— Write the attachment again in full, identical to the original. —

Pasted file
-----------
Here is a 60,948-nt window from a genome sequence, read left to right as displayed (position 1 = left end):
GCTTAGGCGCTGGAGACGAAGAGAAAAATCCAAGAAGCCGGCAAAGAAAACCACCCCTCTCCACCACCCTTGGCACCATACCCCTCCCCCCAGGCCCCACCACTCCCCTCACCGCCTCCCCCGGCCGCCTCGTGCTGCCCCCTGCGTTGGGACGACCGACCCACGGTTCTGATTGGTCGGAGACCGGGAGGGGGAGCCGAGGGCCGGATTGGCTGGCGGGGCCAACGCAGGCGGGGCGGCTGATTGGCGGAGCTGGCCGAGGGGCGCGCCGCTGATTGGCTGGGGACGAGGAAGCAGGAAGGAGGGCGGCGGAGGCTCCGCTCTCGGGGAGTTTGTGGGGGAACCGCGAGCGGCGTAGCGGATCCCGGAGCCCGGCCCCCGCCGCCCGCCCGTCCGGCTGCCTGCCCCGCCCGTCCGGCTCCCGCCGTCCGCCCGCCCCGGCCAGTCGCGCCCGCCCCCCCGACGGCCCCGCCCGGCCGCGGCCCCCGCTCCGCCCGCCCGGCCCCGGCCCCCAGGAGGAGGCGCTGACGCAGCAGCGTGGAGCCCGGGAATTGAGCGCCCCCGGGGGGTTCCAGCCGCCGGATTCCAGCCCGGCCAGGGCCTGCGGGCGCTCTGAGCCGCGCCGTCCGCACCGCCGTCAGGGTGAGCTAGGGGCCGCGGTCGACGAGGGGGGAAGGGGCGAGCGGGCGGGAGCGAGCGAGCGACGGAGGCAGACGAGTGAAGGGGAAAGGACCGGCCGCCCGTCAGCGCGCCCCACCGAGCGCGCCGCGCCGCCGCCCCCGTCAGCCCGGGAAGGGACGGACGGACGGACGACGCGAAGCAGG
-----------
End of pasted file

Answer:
Here is a 60,948-nt window from a genome sequence, read left to right as displayed (position 1 = left end):
GCTTAGGCGCTGGAGACGAAGAGAAAAATCCAAGAAGCCGGCAAAGAAAACCACCCCTCTCCACCACCCTTGGCACCATACCCCTCCCCCCAGGCCCCACCACTCCCCTCACCGCCTCCCCCGGCCGCCTCGTGCTGCCCCCTGCGTTGGGACGACCGACCCACGGTTCTGATTGGTCGGAGACCGGGAGGGGGAGCCGAGGGCCGGATTGGCTGGCGGGGCCAACGCAGGCGGGGCGGCTGATTGGCGGAGCTGGCCGAGGGGCGCGCCGCTGATTGGCTGGGGACGAGGAAGCAGGAAGGAGGGCGGCGGAGGCTCCGCTCTCGGGGAGTTTGTGGGGGAACCGCGAGCGGCGTAGCGGATCCCGGAGCCCGGCCCCCGCCGCCCGCCCGTCCGGCTGCCTGCCCCGCCCGTCCGGCTCCCGCCGTCCGCCCGCCCCGGCCAGTCGCGCCCGCCCCCCCGACGGCCCCGCCCGGCCGCGGCCCCCGCTCCGCCCGCCCGGCCCCGGCCCCCAGGAGGAGGCGCTGACGCAGCAGCGTGGAGCCCGGGAATTGAGCGCCCCCGGGGGGTTCCAGCCGCCGGATTCCAGCCCGGCCAGGGCCTGCGGGCGCTCTGAGCCGCGCCGTCCGCACCGCCGTCAGGGTGAGCTAGGGGCCGCGGTCGACGAGGGGGGAAGGGGCGAGCGGGCGGGAGCGAGCGAGCGACGGAGGCAGACGAGTGAAGGGGAAAGGACCGGCCGCCCGTCAGCGCGCCCCACCGAGCGCGCCGCGCCGCCGCCCCCGTCAGCCCGGGAAGGGACGGACGGACGGACGACGCGAAGCAGG